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5 Gyres sat with the president of ASIPLA, the Chilean version of the American Chemistry Council (ACC) and the company Cambiaso, the largest plastic bag recycler in South America to hear how they want to frame the National Extended Producer Responsibility (EPR) bill. We heard familiar arguments about waste management and recycling and opposition to product bans. The big questions is: Is the role of brand manufacturers to get their stuff back?

Photo: 5 Gyres

Photo: 5 Gyres

The bill is called “Responsabilidad Extendida del Productor” (REP) and was generated when Chilean government proposed a “Green Tax” applying to consumer goods, but with little clarity on how funds will be spent. Plastic producers and manufactures got ahead of the game by aggressively promoting REP.

In 2012 Chile made 16.5 million tons of total waste. 10 million tons was industrial waste from leftover material from manufacturing and packaging. 90% of that plastic was recovered. But of 6.5 million tons of consumer waste, a dismal .35% was recovered. In Chile, landfills and illegal dumping appear to be the norm.

The Chilean REP bill will hold retailers responsible to get a quota of their brands’ product back. Than means CocaCola, Pepsico, Walmart, Unilever, etc. must get back a % of their stuff, otherwise there are steep fines. This is expected to drive two ideas – increased recovery and increased valuation.

1. Increased recovery means your company is required by law to meet a target quota for product and packaging recovery, and that incentivizes companies to make the recovery of their product efficient.

2. Increased valuation means that once companies have their hands full of their post-consumer products, they have to dispose of it. There’s value if it’s designed for easy material recovery, otherwise there is going to be a disposal cost.

ASIPLA suggests these two concepts in REP will drive innovation. Small plastic items difficult to recover, like microbeads in cosmetics, plastic bags that are lightweight and subject to wind, or small sauce packets, will need a design overhaul. This also applies to multi-material packaging that’s difficult to separate, like laminates of paper, metals and plastic found in tetra paks and bubble packs for medicines, or plastic/paper composites found in coffee cups. REP favors innovations like uniform materials in products, or designs that do not escape into the environment easily. ASIPLA and Cambiaso say this makes product bans unnecessary.

5 Gyres disagrees. We’ve just witnessed microbeads become banned in California, sure to create a market ripple around the world for a product that pollutes the environment with no plan for recovery. The other, and more contentious, are plastic bag bans. A ban is necessary for two good reasons:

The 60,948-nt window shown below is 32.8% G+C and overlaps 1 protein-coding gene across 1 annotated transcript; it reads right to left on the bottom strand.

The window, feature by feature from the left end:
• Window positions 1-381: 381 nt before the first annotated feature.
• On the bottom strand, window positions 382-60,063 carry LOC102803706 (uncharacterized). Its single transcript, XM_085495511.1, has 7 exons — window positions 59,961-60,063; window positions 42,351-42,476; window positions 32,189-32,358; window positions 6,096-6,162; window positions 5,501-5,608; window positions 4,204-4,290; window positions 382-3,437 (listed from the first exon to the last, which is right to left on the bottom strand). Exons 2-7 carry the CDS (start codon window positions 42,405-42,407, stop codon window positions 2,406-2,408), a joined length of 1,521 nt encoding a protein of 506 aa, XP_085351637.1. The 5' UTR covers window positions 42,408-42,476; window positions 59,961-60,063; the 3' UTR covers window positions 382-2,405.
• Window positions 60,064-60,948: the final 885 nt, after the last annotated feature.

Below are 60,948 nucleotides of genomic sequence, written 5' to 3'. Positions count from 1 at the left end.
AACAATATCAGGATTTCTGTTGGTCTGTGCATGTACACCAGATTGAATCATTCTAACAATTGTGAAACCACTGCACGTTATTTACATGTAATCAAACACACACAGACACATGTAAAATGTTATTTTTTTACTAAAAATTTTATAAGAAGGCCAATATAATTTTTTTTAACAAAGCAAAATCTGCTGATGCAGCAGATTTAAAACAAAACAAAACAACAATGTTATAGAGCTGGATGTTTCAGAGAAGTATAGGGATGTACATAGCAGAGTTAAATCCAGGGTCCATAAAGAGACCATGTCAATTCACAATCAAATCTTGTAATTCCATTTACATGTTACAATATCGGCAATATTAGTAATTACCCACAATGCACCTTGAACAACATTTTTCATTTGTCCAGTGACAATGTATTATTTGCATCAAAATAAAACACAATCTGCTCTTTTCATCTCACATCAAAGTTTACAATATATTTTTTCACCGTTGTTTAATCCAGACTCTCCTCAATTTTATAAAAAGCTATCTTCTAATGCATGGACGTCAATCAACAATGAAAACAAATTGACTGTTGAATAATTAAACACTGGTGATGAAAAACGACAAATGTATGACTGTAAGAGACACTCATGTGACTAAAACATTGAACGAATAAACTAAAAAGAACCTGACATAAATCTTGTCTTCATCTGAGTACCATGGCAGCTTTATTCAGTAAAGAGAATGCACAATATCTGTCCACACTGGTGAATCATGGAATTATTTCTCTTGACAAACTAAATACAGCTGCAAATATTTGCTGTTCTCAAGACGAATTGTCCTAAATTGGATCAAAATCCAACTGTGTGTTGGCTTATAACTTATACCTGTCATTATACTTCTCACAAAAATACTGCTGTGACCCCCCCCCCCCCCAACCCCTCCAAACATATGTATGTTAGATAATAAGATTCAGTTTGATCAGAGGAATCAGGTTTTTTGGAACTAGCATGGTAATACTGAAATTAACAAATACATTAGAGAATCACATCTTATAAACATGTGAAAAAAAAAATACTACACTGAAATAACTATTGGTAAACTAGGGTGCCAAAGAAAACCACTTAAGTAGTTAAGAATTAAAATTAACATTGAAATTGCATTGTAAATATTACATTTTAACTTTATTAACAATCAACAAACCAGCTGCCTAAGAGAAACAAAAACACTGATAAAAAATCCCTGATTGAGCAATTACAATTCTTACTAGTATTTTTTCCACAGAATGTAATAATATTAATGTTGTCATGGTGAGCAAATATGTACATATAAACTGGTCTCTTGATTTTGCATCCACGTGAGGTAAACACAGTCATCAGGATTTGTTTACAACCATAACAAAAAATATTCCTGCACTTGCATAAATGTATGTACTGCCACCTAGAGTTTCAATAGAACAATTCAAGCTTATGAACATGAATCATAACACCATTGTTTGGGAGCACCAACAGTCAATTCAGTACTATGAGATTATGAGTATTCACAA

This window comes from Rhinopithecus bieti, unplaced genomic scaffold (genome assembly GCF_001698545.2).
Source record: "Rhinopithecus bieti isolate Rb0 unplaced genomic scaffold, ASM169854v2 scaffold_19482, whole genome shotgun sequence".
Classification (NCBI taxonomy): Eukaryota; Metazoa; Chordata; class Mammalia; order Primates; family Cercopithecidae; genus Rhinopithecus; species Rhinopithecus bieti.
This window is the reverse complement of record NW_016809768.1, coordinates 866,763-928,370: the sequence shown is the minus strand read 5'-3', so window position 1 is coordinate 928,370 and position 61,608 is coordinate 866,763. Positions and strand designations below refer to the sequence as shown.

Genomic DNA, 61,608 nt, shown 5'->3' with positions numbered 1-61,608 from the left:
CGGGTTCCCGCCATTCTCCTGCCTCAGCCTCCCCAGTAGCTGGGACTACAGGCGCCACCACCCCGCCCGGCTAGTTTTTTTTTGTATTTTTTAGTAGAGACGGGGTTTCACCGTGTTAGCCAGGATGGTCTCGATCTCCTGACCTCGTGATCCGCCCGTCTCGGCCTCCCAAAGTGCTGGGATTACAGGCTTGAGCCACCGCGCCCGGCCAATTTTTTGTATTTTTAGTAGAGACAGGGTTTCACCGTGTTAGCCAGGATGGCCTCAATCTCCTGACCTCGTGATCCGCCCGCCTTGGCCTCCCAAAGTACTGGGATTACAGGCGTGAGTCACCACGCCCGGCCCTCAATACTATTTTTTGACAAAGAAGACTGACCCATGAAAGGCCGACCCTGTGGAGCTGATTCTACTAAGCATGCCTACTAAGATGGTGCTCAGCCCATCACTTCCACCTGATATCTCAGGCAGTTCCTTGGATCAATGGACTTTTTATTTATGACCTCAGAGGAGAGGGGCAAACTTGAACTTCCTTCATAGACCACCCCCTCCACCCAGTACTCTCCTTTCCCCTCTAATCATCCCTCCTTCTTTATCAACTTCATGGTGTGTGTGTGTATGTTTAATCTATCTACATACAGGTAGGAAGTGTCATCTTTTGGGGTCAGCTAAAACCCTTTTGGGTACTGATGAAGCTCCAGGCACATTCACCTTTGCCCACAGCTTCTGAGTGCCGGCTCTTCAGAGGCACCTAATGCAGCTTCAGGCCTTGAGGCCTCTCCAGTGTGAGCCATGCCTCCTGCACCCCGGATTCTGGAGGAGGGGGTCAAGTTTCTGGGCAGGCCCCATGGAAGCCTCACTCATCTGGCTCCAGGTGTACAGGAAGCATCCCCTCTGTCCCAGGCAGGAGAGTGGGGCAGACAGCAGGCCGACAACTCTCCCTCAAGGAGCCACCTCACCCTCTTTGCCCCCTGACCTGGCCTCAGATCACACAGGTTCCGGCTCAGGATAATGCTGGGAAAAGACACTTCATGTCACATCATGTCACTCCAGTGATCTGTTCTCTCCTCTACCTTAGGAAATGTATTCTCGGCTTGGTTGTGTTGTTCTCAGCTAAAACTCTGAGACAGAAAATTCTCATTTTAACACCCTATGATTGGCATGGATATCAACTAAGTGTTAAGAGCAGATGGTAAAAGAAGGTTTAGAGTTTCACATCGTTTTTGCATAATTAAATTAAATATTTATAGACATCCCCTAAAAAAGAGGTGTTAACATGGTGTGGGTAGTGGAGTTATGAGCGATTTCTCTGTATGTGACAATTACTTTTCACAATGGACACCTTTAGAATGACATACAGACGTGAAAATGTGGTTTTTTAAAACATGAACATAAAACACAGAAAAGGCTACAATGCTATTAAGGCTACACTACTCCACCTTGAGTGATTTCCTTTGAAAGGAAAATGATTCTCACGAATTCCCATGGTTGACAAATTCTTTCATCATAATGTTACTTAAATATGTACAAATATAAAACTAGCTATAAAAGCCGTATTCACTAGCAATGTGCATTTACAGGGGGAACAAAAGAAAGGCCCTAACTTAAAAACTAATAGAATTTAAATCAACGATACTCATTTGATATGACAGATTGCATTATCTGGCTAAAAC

1. The cleanup cost is too much for municipalities. When San Francisco banned the bag, they figured it cost them 17 cents per bag to pull them from trees, out of storm drains and off of beaches. With a very modern waste management system and a high public awareness of the problem, the plastic bag, by design, still escaped the system.

2. Escaped bags in the environment are dangerous. Plastics in the ocean shred rapidly into microplastics. They absorb toxins, and scientists agree ocean plastics should be labeled as a hazardous substance. The distribution of microplastics is global and the impacts are ecosystem-wide. They are too dangerous to tolerate their loss to the environment, and that means bags must go.

Photo: 5 Gyres

Photo: 5 Gyres

In anticipation of REP, some companies are developing voluntary and incentivized recovery systems to capture plastic waste in order to help companies meet their future quota. One company, Triciclos, has created over 60 kiosks across Chile to collect and sort branded products and packaging. I visited one Triciclos kiosk, where a steady stream of consumers voluntarily deliver their plastics, paper, glass and metal. You dump your stuff in a dozen holes in the wall, of which 6 are for plastic. Look at the white square in the middle of this photo centered on the orange panel labeled “PS”. It says, “Yogurt containers are not permitted.” I asked a rep from Triciclos, “Are you talking to the yogurt companies about meeting their quota with a better design?” He pointed to a sign that lists what they do and do not take. “Once REP happens, these companies will figure it out on their own. In the case of yogurt cups, they only need to change the glue on the label.”

Chilean REP has the potential to be and international model, but that depends on how it meets the bottom line. Will there be reductions in volumes of landfill waste? Will changes in product and packaging design affect the type and abundance of trash in the environment? Will those two innovation drivers (Increased recovery and valuation) actually work?

I took this photo of bags in the trees 5 days ago in Punta Arenas, next to the Strait of Magellan at the southern end of the world. When I return to Chile, which I certainly will do again and again, will I be able to take the same photo bag-free? We’ll see.

Photo: 5 Gyres

Photo: 5 Gyres

(This article originally appeared on 5 Gyres. It has been reprinted here with permission.)

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